On appeal from the Board of Trustees of the Public Employees' Retirement System, Department of Treasury, Agency Docket No. PERS #2-10-225355.
NOT FOR PUBLICATION WITHOUT THE APPROVAL OF THE APPELLATE DIVISION
Before Judges Payne and C.L. Miniman.
Petitioner James Henderson (Henderson) appeals the final agency decision of respondent Board of Trustees (the Board) of the Public Employees' Retirement System (PERS) denying his application for accidental disability retirement (ADR) benefits under N.J.S.A. 43:15A-43. We reverse and remand for award of ADR benefits to Henderson.
Henderson applied for ADR benefits on June 25, 2007. The Board determined at its November 7, 2007, meeting that Henderson was totally and permanently disabled from the performance of his regular and assigned job duties as a result of injuries that occurred on April 7, 2003, and June 13, 2006. It found that the April 7, 2003, injuries were sustained as a result of a "traumatic event" under N.J.S.A. 43:15A-43 and relevant case law. However, it found that the June 13, 2006, injuries did not result from a "traumatic event" because the event on June 13, 2006, "was not undesigned and unexpected and the event was not caused by an external circumstance." Because both events had to be considered "traumatic events" in order to qualify for ADR benefits, the Board denied Henderson's application and awarded him ordinary disability retirement benefits effective July 1, 2007.
On December 17, 2007, Henderson timely appealed the denial of ADR benefits. The Board referred the matter to the Office of Administrative Law, and it was assigned to an Administrative Law Judge (ALJ) for a hearing, which took place on November 14 and 17, 2008. The ALJ rendered her initial decision on May 5, 2009.
The parties had stipulated to the following facts: Henderson was born on July 5, 1961. He began working for the Princeton Regional Schools in Mercer County as a maintenance technician on July 1, 1990, and was employed as supervisor of buildings and grounds for the Mercer County Special Services School District when he filed his application for ADR benefits. He was injured on April 7, 2003, when he was pinned between a sport utility vehicle (SUV) and a snow blower, and injured again on June 13, 2006, when he removed an access panel from the compressor compartment of an air-conditioning unit.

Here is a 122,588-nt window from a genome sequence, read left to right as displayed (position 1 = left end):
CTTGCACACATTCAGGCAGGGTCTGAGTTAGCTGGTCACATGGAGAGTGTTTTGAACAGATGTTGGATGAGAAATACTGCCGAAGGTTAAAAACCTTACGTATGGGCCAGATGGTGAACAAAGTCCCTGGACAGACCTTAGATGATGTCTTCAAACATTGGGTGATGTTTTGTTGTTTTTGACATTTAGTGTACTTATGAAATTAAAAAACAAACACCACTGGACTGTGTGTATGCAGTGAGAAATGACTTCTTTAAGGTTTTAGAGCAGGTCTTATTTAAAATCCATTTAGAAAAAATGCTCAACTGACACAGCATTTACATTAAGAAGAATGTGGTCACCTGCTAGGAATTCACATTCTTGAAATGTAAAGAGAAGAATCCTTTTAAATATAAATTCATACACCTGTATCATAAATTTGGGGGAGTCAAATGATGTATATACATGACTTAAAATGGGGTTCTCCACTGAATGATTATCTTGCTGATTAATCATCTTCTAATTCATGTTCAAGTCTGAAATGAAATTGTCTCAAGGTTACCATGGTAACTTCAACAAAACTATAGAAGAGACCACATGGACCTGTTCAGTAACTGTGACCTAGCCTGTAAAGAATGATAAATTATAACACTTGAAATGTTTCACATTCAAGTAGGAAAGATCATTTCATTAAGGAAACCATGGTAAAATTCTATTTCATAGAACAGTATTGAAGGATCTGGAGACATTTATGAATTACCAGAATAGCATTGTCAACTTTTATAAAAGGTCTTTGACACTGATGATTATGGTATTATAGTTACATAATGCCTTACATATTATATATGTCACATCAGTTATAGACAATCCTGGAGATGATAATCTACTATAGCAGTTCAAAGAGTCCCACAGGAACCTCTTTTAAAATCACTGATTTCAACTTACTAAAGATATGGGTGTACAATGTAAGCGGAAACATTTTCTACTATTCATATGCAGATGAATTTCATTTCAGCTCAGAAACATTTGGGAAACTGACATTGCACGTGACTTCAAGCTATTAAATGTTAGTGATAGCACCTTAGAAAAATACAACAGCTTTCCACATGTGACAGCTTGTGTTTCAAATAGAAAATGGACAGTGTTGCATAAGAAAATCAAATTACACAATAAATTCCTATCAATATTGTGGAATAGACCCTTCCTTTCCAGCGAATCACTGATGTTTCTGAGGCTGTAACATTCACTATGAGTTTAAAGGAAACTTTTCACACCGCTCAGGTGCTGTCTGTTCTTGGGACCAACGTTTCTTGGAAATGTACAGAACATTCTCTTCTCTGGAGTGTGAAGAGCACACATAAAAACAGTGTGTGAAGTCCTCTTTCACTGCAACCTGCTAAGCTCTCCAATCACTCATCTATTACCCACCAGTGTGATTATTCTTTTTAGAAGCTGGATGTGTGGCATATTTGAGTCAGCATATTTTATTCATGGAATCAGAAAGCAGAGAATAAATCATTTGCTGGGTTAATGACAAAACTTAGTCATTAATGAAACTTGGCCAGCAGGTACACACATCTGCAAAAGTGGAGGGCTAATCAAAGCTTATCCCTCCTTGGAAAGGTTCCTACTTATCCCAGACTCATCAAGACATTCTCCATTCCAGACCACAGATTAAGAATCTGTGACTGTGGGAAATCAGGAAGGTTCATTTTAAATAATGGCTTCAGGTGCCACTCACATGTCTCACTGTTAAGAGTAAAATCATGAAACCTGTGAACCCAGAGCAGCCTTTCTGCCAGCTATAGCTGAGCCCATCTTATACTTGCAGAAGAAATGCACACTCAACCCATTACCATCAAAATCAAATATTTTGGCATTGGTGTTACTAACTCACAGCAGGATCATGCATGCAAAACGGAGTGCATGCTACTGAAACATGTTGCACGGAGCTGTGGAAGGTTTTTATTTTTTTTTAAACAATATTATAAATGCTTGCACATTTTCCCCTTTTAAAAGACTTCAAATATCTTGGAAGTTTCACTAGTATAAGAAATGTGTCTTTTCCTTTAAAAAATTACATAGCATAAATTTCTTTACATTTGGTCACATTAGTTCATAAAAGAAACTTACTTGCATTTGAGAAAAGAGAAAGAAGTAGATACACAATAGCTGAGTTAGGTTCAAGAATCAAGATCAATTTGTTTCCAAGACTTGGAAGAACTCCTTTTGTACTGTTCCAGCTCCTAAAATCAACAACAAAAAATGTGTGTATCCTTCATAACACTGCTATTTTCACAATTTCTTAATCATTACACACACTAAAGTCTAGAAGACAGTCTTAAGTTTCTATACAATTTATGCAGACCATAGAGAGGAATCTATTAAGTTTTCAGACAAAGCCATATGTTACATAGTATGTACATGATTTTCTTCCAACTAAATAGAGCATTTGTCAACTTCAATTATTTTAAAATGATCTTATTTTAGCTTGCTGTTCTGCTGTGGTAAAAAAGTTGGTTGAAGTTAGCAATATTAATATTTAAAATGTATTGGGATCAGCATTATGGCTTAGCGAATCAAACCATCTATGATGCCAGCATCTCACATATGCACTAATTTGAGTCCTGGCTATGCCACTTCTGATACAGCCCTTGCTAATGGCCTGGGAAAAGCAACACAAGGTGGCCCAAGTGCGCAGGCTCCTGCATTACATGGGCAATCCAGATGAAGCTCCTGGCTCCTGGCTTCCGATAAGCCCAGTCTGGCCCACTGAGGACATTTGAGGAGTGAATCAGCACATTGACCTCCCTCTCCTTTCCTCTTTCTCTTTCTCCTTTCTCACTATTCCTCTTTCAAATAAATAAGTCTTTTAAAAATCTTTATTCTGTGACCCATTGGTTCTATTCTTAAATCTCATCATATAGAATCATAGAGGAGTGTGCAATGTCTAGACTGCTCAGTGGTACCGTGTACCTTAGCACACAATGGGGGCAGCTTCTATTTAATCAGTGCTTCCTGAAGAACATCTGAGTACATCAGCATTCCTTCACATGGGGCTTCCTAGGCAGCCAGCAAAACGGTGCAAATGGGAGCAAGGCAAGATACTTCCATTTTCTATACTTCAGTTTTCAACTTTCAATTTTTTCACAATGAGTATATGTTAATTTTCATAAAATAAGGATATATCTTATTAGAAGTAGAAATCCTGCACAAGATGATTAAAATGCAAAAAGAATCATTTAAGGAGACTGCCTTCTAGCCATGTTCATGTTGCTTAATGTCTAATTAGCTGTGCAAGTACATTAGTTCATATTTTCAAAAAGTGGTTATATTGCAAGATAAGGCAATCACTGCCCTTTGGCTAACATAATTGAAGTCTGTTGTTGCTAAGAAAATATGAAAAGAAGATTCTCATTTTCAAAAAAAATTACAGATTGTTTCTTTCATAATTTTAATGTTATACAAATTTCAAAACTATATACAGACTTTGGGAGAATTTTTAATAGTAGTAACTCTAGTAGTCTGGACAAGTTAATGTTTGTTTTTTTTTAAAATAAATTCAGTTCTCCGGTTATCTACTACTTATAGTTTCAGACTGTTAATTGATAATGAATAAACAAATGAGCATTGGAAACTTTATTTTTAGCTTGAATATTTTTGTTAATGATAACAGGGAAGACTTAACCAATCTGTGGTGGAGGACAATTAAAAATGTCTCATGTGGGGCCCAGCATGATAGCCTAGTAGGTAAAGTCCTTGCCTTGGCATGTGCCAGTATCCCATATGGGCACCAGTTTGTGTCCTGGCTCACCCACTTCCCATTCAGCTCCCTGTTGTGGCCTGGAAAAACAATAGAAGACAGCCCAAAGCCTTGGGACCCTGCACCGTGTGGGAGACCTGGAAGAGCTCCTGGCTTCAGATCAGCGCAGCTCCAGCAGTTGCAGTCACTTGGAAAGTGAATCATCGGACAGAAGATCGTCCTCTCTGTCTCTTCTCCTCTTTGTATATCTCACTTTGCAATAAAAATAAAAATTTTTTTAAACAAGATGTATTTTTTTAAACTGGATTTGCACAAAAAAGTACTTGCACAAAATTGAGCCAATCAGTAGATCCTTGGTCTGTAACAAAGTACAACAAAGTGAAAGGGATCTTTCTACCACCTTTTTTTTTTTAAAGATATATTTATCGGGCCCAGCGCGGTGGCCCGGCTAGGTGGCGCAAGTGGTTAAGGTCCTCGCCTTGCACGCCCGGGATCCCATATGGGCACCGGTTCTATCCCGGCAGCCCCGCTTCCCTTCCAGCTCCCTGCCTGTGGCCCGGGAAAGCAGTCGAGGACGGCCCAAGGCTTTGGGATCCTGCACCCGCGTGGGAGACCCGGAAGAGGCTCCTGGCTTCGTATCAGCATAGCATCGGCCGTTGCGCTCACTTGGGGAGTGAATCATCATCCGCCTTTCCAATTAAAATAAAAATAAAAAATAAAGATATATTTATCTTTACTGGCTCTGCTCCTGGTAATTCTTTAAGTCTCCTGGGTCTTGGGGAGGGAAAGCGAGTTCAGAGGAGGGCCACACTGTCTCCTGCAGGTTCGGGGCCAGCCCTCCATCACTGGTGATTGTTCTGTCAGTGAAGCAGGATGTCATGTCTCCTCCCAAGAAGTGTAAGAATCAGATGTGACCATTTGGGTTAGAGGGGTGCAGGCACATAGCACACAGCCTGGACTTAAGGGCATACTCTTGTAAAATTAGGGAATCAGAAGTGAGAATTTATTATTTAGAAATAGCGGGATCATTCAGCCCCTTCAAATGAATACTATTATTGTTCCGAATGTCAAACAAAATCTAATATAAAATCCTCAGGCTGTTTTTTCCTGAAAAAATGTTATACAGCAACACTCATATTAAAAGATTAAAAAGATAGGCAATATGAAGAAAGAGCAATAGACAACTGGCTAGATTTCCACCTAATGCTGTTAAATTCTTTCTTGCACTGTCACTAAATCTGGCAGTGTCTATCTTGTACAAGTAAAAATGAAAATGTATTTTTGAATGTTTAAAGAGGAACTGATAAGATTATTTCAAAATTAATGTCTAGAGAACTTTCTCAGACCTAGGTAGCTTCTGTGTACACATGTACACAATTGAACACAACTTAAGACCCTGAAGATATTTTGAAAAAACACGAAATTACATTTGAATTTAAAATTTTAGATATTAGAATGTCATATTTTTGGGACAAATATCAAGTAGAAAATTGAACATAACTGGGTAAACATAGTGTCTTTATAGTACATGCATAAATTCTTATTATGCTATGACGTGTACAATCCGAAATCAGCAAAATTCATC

The ALJ found the following facts, most of which were not in dispute, from the evidence presented at the hearing by Henderson; his examining physician, Dr. David Weiss; and the Board's examining physician, Dr. Zohar Stark. Henderson had been enrolled in PERS since 1990. As supervisor of buildings and grounds, Henderson "was required to prepare purchase orders and requisitions, supervise custodial staff and maintain the physical plant."
On April 7, 2003, Henderson was using a snow blower in the school parking lot, a regular and assigned duty. While doing so, he was struck by an SUV and pinned between it and the snow blower. The accident pushed his spine forward, and he suffered a serious injury to the lumbar region of his spine. He was seen at Robert Wood Johnson University Hospital and then treated by Dr. Marc Levine at Trenton Orthopedic Group. After reviewing X-rays, an MRI, and a CT-scan, Dr. Levine diagnosed him with grade one spondylolisthesis*fn1 at L5-S1 and a bulging disc at L5-S1. There was also age-related disc desiccation at L3-L4 and L4-L5. Dr. Levine supervised Henderson's physical therapy and recommended surgery when he was not improving. "Henderson declined surgery, despite Dr. Levine's warning that without surgery his condition would likely deteriorate."
Henderson was out of work on disability for some time. When he returned to work, he was placed on light duty, but experienced a tremendous amount of pain in his back and down his left leg, pain in his neck, and headaches. He returned to full duty in July 2003 and performed all of his assigned duties except for those requiring heavy lifting, such as off-loading trucks. "He returned to work because he is the sole provider for his family of four, which includes two special needs children." When his pain flared, "he would walk it off."
On June 13, 2006, Henderson, who was still in daily continuous pain, was repairing an air-conditioning unit in a class- room that was having temperature-control problems. The unit had a two-foot-square panel weighing fifteen to twenty pounds, which he unscrewed and removed. "When he turned slightly to set the unit down, he immediately felt a click in his low back and experienced a sharp pain." He kept working until the end of his shift despite the pain.
The pain worsened when he returned home, and he awoke the next morning with increased pain and stiffness. The pain was the same as that he had experienced since 2003, only worse. Nonetheless, he went to work for three more days with ever-increasing pain. He then saw a doctor, who examined him and prescribed pain medication, muscle relaxants, and anti-inflammatory medication.